Some chemo drugs can damage the cells that cause hair to grow. This can lead to hair loss, called alopecia. You may also lose your eyebrows, eyelashes, and other hair on your body. Or you may see your hair get thinner instead of losing it completely. Hair loss typically begins 2 or 3 weeks after the first chemotherapy treatment. The good news is that hair loss is almost always temporary. Hair usually grows back about 2 to 3 months after chemo has been completed.
Coping With Hair Loss
Hair loss can be upsetting. It may feel that it exposes you as being a cancer patient or makes you less attractive. Here are a few tips to help you cope with the temporary loss of hair:
- Consider cutting your hair before it falls out. Going through losing your hair is sometimes worse than dealing with it once it's gone.
- Shop for a wig before your hair is gone, especially if you wish to match your natural color. Some insurance companies will cover the cost of a wig. Talk with your insurer, and ask your doctor for a prescription for the wig. Your care team may also have tips on dealing with insurance for wigs.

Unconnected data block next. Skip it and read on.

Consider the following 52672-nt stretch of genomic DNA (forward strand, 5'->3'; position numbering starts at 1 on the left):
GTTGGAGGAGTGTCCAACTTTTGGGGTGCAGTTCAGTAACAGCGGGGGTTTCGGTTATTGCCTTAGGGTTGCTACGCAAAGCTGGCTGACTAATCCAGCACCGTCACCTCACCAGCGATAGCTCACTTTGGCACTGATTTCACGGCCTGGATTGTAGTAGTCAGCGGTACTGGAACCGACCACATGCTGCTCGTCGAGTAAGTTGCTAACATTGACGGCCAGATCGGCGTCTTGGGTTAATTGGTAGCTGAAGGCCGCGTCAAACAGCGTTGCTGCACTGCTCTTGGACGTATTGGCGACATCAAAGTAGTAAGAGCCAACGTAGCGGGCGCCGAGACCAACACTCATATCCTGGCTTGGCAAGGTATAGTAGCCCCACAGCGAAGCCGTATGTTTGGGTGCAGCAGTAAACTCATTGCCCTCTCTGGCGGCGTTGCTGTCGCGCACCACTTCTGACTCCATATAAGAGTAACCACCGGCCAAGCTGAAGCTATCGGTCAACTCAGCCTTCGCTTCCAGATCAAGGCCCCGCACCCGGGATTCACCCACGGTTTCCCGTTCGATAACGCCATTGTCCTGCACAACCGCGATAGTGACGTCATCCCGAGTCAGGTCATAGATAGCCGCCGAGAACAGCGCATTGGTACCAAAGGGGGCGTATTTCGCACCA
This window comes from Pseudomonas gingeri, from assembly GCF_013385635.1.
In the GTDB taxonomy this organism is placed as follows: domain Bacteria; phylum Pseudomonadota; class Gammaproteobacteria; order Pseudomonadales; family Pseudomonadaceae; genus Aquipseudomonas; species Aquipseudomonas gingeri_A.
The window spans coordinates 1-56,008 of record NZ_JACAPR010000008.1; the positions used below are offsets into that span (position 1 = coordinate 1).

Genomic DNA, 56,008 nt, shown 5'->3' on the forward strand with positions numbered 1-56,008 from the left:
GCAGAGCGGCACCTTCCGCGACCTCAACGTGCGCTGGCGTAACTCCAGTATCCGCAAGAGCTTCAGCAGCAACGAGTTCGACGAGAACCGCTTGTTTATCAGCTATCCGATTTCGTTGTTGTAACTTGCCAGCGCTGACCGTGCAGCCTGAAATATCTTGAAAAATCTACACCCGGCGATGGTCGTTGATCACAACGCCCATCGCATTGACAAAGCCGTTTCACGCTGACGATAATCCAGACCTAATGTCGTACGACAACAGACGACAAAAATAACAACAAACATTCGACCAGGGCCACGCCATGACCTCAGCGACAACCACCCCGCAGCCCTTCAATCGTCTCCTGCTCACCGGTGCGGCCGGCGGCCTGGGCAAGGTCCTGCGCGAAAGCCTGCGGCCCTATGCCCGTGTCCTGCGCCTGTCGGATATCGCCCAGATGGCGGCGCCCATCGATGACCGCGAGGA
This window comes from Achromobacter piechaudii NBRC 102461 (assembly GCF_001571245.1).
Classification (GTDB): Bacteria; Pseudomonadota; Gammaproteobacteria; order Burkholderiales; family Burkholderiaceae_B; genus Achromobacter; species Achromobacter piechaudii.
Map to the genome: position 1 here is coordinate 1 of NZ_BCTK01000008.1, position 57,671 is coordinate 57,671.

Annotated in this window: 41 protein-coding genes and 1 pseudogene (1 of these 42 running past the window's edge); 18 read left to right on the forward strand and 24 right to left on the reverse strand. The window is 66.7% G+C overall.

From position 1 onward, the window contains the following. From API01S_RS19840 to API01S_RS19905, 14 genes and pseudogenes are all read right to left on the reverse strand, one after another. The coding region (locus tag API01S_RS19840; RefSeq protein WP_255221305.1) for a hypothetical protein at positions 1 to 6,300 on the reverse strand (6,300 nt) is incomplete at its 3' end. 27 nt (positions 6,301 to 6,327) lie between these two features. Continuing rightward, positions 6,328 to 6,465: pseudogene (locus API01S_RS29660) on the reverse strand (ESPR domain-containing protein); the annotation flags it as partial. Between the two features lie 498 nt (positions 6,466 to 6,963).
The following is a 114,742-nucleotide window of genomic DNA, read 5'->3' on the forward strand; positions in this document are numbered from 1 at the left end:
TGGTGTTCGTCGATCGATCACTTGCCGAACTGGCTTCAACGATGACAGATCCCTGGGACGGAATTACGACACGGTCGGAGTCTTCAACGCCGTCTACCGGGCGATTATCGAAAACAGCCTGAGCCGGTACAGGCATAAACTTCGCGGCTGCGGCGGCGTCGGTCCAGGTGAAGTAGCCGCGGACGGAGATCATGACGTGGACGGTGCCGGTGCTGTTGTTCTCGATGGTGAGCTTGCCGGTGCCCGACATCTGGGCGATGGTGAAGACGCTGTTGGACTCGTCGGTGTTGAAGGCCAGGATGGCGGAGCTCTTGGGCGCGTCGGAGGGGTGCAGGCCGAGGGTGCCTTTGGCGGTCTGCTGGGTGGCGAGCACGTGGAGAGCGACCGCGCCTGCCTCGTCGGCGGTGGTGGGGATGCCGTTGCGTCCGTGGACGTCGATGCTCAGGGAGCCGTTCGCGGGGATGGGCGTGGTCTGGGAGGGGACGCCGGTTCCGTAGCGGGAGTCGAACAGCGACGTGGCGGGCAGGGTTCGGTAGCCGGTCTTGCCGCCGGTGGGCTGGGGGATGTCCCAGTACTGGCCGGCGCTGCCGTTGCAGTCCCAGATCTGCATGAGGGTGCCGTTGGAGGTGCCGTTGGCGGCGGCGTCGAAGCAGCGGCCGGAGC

- Remember to cover your head or use sunscreen on your scalp in the sun.
- Try on hats and scarves.
- The American Cancer Society's program "Look Good...Feel Better" has information about wigs and head coverings. Call 1-800-395-LOOK or visit lookgoodfeelbetter.org.
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A Closer Look: Kelly*
|Kelly is treated for Hodgkin's lymphoma in 12 intensive chemo sessions.|
|At just 21 years old, Kelly takes chemo as a blow to her confidence.|
|Her hair becomes very thin and falls out in patches.|
|She chooses an expensive wig to match her pre-chemo hair. Her care team helps Kelly get her insurance to pay for it.|
|Kelly finds that she hates wearing the wig. It reminds her that she has cancer.|
|She crops her hair very close and starts wearing a baseball cap to class. This makes her feel like her sporty, perky self.|
|About 3 months after her last chemo session, her hair grows back.|
*This is a fictional case study based on chemo patient experiences. Your experience is unique. Your doctor and care team will create a plan that will best treat your type of cancer and manage your chemo side effects.
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The Chemotherapy and Infection Discussion Guide can help you understand your
chance for infection
Infection can be a serious result of chemo. Find out the factors that affect your chance of infection. Simply answer a few questions, and then print your results to share with your doctor.
Use the Chemotherapy and Infection Discussion Guide to find out more.
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